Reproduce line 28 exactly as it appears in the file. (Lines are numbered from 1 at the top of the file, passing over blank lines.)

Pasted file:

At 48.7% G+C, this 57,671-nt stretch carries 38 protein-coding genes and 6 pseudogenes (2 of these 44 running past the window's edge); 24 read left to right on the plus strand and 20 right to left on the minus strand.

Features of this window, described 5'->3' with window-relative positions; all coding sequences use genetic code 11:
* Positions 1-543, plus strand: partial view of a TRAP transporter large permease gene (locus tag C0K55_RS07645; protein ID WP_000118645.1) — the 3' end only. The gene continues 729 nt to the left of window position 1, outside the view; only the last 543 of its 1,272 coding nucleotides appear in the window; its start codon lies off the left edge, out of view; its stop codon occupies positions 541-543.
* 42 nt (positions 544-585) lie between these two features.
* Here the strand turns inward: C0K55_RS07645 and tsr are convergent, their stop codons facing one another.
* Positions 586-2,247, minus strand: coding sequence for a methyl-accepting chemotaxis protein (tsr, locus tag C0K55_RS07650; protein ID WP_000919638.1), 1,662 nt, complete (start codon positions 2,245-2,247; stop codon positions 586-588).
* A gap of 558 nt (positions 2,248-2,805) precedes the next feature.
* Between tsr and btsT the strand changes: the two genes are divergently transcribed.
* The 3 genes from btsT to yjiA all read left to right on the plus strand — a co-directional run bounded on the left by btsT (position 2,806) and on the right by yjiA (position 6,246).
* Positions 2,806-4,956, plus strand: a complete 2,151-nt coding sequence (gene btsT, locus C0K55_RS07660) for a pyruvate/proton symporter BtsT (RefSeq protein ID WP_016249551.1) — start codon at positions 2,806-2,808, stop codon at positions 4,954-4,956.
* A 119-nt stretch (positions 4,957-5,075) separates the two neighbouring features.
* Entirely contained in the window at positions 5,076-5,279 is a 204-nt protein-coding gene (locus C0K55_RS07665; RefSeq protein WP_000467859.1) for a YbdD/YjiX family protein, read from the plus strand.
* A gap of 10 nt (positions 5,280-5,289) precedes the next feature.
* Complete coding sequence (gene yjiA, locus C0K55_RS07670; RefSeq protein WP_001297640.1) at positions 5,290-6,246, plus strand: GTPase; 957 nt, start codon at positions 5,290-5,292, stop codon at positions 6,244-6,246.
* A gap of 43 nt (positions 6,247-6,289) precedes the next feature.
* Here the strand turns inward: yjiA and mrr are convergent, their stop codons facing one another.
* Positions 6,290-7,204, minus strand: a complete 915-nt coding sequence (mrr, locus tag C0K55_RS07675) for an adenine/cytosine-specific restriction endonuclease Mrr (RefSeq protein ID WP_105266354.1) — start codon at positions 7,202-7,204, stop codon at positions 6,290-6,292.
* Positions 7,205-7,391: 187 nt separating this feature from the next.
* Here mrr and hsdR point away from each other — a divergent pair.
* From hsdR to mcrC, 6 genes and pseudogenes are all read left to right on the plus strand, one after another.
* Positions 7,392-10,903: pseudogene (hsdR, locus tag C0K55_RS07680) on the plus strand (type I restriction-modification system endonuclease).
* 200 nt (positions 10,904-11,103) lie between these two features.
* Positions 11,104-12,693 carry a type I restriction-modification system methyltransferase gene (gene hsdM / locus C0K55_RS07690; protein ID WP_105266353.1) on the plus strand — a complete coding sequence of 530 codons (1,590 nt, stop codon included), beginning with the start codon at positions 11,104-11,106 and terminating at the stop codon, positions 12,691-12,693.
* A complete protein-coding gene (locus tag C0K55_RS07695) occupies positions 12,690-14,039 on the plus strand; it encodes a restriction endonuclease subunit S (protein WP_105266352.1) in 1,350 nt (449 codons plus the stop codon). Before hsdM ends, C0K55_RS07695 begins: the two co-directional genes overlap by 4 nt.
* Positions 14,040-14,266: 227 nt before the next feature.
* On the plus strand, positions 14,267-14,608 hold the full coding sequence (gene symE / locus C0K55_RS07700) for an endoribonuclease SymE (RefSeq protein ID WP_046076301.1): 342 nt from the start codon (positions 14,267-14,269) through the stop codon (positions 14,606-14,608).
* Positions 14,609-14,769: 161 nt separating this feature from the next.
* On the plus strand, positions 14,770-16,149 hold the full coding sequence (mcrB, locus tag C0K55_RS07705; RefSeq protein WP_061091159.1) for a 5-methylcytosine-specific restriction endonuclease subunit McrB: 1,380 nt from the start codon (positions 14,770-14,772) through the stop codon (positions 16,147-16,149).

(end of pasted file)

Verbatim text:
* On the plus strand, positions 14,770-16,149 hold the full coding sequence (mcrB, locus tag C0K55_RS07705; RefSeq protein WP_061091159.1) for a 5-methylcytosine-specific restriction endonuclease subunit McrB: 1,380 nt from the start codon (positions 14,770-14,772) through the stop codon (positions 16,147-16,149).